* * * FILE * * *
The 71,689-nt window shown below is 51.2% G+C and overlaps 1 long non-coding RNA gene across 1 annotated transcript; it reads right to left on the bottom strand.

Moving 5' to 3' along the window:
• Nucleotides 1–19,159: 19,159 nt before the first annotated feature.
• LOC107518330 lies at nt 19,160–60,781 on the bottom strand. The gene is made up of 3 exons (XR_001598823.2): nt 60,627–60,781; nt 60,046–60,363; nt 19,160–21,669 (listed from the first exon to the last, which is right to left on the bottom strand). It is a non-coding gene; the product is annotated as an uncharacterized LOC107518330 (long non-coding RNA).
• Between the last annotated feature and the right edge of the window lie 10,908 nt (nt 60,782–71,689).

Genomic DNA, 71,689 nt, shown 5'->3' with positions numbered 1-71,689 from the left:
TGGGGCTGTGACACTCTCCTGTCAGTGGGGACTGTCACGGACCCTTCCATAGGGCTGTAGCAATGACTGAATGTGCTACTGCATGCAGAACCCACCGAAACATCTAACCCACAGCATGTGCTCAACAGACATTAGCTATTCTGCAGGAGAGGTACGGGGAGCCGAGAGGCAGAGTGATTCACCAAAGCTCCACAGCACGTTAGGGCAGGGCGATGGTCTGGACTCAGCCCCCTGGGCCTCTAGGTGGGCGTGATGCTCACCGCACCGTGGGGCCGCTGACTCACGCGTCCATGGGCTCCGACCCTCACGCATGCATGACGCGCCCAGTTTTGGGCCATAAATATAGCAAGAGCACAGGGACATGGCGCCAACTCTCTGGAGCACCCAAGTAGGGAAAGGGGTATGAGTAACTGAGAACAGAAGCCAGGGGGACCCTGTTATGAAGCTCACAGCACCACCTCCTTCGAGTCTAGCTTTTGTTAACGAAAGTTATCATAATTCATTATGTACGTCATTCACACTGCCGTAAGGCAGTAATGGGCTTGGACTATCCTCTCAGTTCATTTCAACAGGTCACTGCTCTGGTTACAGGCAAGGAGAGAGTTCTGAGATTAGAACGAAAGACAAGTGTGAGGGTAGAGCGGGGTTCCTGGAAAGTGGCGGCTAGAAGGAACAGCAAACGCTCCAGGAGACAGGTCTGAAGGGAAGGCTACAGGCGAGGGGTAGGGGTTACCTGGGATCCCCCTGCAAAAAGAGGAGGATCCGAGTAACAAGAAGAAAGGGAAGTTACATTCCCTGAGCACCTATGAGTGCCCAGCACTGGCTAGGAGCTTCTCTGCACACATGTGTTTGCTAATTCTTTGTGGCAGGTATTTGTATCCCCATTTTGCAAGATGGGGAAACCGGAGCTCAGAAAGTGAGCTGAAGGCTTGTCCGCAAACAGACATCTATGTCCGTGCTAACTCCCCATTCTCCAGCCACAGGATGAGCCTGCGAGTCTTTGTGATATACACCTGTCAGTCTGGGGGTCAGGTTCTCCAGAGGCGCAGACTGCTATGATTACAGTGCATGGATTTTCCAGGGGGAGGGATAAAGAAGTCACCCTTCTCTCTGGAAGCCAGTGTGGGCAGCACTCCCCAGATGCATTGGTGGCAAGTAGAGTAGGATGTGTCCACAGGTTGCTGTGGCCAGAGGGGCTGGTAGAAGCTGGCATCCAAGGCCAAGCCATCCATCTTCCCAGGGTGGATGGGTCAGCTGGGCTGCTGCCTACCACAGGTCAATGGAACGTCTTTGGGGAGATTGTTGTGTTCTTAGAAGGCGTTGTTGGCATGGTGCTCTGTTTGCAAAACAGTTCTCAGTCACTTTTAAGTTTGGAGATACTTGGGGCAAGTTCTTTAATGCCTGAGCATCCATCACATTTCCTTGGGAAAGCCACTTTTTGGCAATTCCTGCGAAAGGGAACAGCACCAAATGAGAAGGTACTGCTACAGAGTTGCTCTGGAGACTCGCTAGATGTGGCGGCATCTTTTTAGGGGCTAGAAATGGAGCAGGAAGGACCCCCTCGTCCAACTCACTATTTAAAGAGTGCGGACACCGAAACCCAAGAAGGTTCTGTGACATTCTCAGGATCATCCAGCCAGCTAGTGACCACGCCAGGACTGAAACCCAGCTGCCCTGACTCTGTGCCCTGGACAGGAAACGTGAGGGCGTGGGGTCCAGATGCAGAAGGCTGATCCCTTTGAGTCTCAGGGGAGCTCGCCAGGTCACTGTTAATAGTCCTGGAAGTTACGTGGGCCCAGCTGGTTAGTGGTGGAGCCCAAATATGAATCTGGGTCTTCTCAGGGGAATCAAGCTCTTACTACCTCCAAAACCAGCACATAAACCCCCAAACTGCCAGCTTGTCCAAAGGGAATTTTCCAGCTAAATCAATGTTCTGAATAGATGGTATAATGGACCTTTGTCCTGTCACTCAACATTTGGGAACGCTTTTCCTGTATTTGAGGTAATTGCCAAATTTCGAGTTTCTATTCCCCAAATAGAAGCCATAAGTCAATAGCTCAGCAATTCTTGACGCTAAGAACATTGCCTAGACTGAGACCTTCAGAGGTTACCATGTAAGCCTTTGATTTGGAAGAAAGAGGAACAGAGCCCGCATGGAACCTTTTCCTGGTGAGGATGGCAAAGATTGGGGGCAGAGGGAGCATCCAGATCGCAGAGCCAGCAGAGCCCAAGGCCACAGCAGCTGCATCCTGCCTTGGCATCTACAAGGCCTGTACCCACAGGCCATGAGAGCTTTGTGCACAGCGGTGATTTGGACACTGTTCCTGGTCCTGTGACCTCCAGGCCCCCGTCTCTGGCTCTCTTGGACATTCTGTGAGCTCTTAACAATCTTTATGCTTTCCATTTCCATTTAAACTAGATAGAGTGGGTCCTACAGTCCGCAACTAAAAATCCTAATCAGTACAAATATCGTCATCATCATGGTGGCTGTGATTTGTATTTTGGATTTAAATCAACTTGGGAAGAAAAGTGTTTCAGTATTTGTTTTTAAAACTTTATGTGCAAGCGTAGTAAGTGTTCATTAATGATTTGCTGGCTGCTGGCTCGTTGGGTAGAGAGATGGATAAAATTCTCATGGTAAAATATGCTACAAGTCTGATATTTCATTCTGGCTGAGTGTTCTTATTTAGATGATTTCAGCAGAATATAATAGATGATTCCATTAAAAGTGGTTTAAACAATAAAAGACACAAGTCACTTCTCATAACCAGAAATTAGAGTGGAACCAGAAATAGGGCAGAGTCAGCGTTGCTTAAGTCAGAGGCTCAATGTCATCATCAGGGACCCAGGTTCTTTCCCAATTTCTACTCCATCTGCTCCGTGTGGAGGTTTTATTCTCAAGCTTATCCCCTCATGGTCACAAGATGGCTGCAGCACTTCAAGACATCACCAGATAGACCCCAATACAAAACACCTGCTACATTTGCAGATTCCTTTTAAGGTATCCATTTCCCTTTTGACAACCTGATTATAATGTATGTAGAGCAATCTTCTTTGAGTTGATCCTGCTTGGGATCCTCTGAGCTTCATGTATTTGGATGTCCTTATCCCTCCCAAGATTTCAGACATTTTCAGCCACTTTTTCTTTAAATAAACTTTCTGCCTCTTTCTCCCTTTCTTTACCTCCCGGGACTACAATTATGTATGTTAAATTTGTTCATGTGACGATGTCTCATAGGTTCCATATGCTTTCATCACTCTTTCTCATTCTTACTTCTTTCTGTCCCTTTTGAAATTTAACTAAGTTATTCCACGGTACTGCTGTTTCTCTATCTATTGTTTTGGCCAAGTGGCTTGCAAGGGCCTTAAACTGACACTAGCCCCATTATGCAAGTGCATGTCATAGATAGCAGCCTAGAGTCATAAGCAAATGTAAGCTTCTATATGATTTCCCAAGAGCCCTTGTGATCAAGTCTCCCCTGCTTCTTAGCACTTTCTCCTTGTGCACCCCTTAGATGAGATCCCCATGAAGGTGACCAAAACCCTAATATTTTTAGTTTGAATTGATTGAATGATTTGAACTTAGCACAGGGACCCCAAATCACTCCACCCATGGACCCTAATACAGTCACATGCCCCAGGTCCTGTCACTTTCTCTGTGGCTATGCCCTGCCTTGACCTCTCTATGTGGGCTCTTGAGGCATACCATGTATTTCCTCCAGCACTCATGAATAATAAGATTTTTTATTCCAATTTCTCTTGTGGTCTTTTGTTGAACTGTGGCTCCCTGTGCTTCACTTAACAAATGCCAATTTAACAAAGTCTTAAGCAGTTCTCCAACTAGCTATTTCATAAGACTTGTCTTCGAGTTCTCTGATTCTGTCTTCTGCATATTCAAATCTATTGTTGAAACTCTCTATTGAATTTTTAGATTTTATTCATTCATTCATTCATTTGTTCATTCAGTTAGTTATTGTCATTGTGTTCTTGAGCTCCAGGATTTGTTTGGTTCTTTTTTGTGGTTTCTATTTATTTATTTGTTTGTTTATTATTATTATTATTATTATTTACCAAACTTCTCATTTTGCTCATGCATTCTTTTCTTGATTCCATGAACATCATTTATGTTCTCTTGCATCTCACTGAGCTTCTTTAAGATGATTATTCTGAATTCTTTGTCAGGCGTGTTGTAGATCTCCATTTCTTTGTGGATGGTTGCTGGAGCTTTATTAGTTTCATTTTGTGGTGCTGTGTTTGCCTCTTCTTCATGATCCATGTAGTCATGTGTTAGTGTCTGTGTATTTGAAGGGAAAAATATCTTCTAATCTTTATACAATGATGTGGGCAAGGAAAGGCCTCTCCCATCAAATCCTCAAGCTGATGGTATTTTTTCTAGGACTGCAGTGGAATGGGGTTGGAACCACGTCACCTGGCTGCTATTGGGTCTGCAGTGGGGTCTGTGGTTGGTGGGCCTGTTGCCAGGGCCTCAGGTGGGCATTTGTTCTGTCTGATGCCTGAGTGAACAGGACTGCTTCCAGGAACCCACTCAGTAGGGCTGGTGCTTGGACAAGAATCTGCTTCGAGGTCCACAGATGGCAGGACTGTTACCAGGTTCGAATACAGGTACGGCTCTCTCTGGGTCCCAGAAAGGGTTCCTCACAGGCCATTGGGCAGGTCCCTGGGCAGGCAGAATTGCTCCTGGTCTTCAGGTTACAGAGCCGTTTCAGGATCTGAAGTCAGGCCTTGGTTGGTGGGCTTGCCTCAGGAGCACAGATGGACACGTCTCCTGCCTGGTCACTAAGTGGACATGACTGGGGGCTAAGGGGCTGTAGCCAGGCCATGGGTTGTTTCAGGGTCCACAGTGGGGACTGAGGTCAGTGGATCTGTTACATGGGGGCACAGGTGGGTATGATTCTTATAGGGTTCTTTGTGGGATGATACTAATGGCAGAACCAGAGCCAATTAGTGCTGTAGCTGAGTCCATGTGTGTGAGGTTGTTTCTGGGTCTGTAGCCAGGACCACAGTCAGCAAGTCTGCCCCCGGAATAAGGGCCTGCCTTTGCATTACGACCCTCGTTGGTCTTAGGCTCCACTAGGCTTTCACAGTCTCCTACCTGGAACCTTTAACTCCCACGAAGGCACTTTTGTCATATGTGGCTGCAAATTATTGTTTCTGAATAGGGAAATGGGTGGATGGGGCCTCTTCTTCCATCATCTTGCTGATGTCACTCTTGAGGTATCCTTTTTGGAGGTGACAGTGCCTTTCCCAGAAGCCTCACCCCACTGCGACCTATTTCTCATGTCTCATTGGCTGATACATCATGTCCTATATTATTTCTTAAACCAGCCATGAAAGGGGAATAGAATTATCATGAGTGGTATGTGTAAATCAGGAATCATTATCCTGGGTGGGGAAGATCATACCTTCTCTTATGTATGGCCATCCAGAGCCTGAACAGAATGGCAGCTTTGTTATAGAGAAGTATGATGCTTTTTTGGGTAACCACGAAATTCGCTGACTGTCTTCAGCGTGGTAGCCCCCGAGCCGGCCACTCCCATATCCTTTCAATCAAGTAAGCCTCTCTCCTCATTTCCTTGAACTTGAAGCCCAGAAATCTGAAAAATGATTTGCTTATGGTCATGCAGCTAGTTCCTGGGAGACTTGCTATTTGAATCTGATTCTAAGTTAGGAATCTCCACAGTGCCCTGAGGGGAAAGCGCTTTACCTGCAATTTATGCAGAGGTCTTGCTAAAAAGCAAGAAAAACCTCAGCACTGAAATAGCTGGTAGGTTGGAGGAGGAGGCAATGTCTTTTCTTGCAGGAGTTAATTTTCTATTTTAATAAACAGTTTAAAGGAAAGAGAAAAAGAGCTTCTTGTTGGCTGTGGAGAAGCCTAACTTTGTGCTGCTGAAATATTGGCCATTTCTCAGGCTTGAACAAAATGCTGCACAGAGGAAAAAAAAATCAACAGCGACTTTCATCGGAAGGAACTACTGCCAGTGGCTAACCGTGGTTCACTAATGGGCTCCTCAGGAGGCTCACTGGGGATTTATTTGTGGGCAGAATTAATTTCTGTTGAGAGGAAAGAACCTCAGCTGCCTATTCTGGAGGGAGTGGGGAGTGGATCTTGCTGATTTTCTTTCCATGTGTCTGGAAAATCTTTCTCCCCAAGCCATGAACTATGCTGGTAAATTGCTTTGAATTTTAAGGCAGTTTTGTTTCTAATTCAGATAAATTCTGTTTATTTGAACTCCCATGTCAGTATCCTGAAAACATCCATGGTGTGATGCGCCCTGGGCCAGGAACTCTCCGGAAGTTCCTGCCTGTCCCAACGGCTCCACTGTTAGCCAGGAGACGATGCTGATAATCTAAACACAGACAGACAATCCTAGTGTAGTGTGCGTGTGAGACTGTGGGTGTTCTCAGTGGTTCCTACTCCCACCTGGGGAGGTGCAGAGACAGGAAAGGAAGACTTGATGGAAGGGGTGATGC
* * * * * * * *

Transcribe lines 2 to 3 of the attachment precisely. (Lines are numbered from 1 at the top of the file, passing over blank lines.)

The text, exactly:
Moving 5' to 3' along the window:
• Nucleotides 1–19,159: 19,159 nt before the first annotated feature.